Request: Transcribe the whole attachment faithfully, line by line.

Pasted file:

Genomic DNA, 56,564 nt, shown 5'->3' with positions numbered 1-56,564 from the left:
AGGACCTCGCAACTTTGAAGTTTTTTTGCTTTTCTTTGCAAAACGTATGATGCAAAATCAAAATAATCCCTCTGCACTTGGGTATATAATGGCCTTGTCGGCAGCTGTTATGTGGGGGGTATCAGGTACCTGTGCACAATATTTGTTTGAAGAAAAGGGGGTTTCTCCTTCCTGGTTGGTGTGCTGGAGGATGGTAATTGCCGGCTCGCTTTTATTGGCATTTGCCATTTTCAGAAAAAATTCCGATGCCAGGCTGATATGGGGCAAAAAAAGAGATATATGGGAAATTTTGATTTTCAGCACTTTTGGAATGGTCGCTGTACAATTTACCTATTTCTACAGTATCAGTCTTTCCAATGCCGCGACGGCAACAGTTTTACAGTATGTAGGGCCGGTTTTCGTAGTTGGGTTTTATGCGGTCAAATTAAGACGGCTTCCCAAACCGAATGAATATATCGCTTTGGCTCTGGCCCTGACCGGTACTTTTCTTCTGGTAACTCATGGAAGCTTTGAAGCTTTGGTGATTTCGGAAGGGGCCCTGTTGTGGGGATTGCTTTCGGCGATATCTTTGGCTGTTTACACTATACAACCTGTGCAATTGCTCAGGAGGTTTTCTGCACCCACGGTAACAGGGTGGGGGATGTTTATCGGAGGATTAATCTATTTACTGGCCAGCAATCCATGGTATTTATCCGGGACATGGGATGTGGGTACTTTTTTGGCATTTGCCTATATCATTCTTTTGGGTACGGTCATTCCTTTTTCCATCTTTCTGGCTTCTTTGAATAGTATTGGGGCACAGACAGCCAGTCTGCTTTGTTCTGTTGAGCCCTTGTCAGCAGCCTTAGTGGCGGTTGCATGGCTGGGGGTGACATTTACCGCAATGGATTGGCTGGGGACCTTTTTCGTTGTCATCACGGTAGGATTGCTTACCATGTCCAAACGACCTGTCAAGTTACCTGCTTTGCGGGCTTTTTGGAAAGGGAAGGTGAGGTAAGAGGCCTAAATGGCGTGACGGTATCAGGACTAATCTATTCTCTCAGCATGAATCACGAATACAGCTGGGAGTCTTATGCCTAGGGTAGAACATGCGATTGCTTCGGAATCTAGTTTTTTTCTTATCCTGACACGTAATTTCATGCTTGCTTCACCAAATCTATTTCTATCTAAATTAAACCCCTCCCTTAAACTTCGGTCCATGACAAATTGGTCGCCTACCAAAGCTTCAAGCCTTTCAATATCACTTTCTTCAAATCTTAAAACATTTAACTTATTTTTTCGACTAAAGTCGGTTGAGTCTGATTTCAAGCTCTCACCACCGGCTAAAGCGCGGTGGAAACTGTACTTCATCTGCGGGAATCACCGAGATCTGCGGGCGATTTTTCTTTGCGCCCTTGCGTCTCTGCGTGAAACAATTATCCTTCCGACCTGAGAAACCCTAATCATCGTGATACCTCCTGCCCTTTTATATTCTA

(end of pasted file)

Genomic DNA, 56,564 nt, shown 5'->3' with positions numbered 1-56,564 from the left:
AGGACCTCGCAACTTTGAAGTTTTTTTGCTTTTCTTTGCAAAACGTATGATGCAAAATCAAAATAATCCCTCTGCACTTGGGTATATAATGGCCTTGTCGGCAGCTGTTATGTGGGGGGTATCAGGTACCTGTGCACAATATTTGTTTGAAGAAAAGGGGGTTTCTCCTTCCTGGTTGGTGTGCTGGAGGATGGTAATTGCCGGCTCGCTTTTATTGGCATTTGCCATTTTCAGAAAAAATTCCGATGCCAGGCTGATATGGGGCAAAAAAAGAGATATATGGGAAATTTTGATTTTCAGCACTTTTGGAATGGTCGCTGTACAATTTACCTATTTCTACAGTATCAGTCTTTCCAATGCCGCGACGGCAACAGTTTTACAGTATGTAGGGCCGGTTTTCGTAGTTGGGTTTTATGCGGTCAAATTAAGACGGCTTCCCAAACCGAATGAATATATCGCTTTGGCTCTGGCCCTGACCGGTACTTTTCTTCTGGTAACTCATGGAAGCTTTGAAGCTTTGGTGATTTCGGAAGGGGCCCTGTTGTGGGGATTGCTTTCGGCGATATCTTTGGCTGTTTACACTATACAACCTGTGCAATTGCTCAGGAGGTTTTCTGCACCCACGGTAACAGGGTGGGGGATGTTTATCGGAGGATTAATCTATTTACTGGCCAGCAATCCATGGTATTTATCCGGGACATGGGATGTGGGTACTTTTTTGGCATTTGCCTATATCATTCTTTTGGGTACGGTCATTCCTTTTTCCATCTTTCTGGCTTCTTTGAATAGTATTGGGGCACAGACAGCCAGTCTGCTTTGTTCTGTTGAGCCCTTGTCAGCAGCCTTAGTGGCGGTTGCATGGCTGGGGGTGACATTTACCGCAATGGATTGGCTGGGGACCTTTTTCGTTGTCATCACGGTAGGATTGCTTACCATGTCCAAACGACCTGTCAAGTTACCTGCTTTGCGGGCTTTTTGGAAAGGGAAGGTGAGGTAAGAGGCCTAAATGGCGTGACGGTATCAGGACTAATCTATTCTCTCAGCATGAATCACGAATACAGCTGGGAGTCTTATGCCTAGGGTAGAACATGCGATTGCTTCGGAATCTAGTTTTTTTCTTATCCTGACACGTAATTTCATGCTTGCTTCACCAAATCTATTTCTATCTAAATTAAACCCCTCCCTTAAACTTCGGTCCATGACAAATTGGTCGCCTACCAAAGCTTCAAGCCTTTCAATATCACTTTCTTCAAATCTTAAAACATTTAACTTATTTTTTCGACTAAAGTCGGTTGAGTCTGATTTCAAGCTCTCACCACCGGCTAAAGCGCGGTGGAAACTGTACTTCATCTGCGGGAATCACCGAGATCTGCGGGCGATTTTTCTTTGCGCCCTTGCGTCTCTGCGTGAAACAATTATCCTTCCGACCTGAGAAACCCTAATCATCGTGATACCTCCTGCCCTTTTATATTCTA